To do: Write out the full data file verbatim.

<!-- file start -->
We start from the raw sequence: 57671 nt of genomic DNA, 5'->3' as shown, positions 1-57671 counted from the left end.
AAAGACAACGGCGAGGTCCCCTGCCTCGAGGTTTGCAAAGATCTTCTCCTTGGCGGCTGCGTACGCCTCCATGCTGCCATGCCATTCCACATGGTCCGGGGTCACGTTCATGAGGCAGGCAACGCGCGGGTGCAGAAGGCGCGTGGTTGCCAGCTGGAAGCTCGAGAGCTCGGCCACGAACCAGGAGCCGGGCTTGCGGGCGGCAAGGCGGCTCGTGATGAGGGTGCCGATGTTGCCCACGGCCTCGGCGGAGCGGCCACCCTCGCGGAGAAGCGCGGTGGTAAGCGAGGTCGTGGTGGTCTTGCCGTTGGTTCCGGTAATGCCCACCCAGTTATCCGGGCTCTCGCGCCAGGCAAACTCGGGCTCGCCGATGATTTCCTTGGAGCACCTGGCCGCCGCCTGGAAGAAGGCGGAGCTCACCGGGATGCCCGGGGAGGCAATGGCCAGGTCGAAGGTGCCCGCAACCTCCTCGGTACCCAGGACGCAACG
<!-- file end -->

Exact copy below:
We start from the raw sequence: 57671 nt of genomic DNA, 5'->3' as shown, positions 1-57671 counted from the left end.
AAAGACAACGGCGAGGTCCCCTGCCTCGAGGTTTGCAAAGATCTTCTCCTTGGCGGCTGCGTACGCCTCCATGCTGCCATGCCATTCCACATGGTCCGGGGTCACGTTCATGAGGCAGGCAACGCGCGGGTGCAGAAGGCGCGTGGTTGCCAGCTGGAAGCTCGAGAGCTCGGCCACGAACCAGGAGCCGGGCTTGCGGGCGGCAAGGCGGCTCGTGATGAGGGTGCCGATGTTGCCCACGGCCTCGGCGGAGCGGCCACCCTCGCGGAGAAGCGCGGTGGTAAGCGAGGTCGTGGTGGTCTTGCCGTTGGTTCCGGTAATGCCCACCCAGTTATCCGGGCTCTCGCGCCAGGCAAACTCGGGCTCGCCGATGATTTCCTTGGAGCACCTGGCCGCCGCCTGGAAGAAGGCGGAGCTCACCGGGATGCCCGGGGAGGCAATGGCCAGGTCGAAGGTGCCCGCAACCTCCTCGGTACCCAGGACGCAACG